In 1867 the U.S. Bureau of Refugees, Freedmen, and Abandoned Lands (popularly known as the Freedmen's Bureau) created Barry Farm—a post-Civil War community of formerly enslaved and free persons. The Bureau acquired 375 acres of land from David and Julia Barry, white landowners. The plan was to sell or lease lots for black housing and use the proceeds to fund education at the same time. The acreage was subdivided into approximately one-acre lots and sold on installment plans or leased.

Many of the new residents came from alley slums in Georgetown and Washington City, the only places they could find to live in freedom. By 1870 more than 500 families had made Barry Farm their home and had started creating a community. Families worked in the city by day and built their homes across the river by night. Macedonia Baptist Church and Mt. Zion Hill School were the first institutions built by residents; the school's lot was purchased with Freedmen's Bureau funds generated by land transactions. The community was renamed Hillsdale in 1871.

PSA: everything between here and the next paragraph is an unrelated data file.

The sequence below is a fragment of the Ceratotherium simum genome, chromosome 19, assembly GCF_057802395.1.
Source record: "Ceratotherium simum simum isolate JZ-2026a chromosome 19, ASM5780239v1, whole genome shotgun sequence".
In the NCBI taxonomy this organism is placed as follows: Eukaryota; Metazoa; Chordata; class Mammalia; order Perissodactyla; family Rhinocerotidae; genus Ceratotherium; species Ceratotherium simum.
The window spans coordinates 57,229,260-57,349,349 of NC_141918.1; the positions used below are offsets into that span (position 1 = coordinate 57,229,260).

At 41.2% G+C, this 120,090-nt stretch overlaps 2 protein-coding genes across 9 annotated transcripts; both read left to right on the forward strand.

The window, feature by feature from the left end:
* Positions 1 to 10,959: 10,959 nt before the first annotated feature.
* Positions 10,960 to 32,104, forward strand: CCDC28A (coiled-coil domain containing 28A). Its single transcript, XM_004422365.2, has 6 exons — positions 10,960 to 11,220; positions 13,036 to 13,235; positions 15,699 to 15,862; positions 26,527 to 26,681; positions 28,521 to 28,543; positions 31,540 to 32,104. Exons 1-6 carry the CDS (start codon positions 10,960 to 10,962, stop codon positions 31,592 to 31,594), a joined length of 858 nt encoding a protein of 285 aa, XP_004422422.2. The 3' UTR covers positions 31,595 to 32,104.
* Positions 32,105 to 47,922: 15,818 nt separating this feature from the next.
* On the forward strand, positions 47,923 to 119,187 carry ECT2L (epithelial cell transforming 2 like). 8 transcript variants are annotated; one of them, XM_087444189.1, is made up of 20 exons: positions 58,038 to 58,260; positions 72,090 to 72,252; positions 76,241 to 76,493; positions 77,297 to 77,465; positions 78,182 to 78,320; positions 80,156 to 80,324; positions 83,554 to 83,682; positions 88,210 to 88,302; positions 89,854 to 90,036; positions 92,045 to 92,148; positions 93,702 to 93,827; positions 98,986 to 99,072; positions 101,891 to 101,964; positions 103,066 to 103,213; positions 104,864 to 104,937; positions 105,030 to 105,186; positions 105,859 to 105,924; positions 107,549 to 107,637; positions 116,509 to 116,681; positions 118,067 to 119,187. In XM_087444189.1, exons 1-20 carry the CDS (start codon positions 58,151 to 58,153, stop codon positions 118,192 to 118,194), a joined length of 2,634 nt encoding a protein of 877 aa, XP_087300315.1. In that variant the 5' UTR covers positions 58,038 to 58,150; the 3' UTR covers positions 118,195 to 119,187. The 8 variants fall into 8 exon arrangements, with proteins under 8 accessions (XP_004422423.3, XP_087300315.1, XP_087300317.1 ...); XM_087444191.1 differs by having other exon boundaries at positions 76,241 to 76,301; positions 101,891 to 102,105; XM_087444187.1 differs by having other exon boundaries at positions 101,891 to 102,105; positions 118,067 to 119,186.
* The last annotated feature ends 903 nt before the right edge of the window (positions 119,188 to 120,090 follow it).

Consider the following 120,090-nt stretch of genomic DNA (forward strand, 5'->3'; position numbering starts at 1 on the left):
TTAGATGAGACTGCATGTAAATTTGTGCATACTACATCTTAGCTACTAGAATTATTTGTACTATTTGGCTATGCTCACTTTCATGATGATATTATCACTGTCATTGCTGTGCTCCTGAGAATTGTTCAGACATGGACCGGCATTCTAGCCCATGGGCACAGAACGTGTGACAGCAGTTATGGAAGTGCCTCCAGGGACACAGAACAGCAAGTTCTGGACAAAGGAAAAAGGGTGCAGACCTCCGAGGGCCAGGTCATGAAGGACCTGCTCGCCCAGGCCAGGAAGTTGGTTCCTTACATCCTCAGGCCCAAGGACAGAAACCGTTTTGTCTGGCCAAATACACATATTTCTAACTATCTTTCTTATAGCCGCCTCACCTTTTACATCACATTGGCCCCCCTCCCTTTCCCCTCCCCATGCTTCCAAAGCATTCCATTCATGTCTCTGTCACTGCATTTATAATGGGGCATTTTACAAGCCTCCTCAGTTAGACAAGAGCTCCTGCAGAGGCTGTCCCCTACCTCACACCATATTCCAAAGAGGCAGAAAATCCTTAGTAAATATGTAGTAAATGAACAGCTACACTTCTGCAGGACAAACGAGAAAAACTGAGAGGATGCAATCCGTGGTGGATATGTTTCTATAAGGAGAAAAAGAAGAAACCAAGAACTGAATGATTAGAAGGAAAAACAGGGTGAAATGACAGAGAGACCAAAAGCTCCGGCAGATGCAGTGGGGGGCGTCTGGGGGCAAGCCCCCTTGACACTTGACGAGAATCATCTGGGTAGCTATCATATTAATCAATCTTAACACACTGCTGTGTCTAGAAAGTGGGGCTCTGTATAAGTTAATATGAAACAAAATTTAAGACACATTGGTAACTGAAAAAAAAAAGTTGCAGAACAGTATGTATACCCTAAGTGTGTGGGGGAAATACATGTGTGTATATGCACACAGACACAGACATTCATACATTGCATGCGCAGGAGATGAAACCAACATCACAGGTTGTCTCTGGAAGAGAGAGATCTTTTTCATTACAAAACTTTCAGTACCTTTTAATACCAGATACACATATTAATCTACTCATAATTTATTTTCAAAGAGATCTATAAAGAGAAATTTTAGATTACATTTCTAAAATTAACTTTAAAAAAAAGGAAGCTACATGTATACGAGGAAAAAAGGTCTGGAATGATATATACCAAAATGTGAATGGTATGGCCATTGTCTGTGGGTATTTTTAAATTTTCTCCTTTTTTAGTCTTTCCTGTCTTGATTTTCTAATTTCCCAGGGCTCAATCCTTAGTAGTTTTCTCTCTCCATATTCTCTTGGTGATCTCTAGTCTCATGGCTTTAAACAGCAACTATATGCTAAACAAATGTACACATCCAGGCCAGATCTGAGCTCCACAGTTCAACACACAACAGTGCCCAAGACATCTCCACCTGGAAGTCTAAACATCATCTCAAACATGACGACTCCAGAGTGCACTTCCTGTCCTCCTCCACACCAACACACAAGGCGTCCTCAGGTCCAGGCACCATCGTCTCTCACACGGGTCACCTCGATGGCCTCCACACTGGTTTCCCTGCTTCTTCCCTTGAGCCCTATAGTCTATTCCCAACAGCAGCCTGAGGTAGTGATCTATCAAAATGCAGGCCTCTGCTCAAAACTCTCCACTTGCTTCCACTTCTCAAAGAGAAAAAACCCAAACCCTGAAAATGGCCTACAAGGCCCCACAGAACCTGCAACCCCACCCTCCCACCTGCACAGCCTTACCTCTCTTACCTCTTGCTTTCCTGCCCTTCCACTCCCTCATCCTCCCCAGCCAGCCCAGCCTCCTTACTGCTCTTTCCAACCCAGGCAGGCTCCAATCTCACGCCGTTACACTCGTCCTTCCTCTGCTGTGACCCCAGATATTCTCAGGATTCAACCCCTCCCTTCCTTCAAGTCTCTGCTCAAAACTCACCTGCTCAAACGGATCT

During World War II the U.S. Government constructed "Barry Farms" housing on Hillsdale's eastern edge to relieve overcrowding across the Anacostia River. Soon urban renewal in Southwest brought more families, spurring the overbuilding of multifamily housing. These projects, along with the Suitland Parkway and Anacostia Freeway, greatly changed the neighborhood.

Several of Hillsdale's early houses still exist, especially along Elvans Road, SE, but most have been razed and replaced with more modern structures.

Barry Farm Site is bounded by St. Elizabeths Hospital, Alabama Avenue and Morris Road, SE, and the Anacostia River


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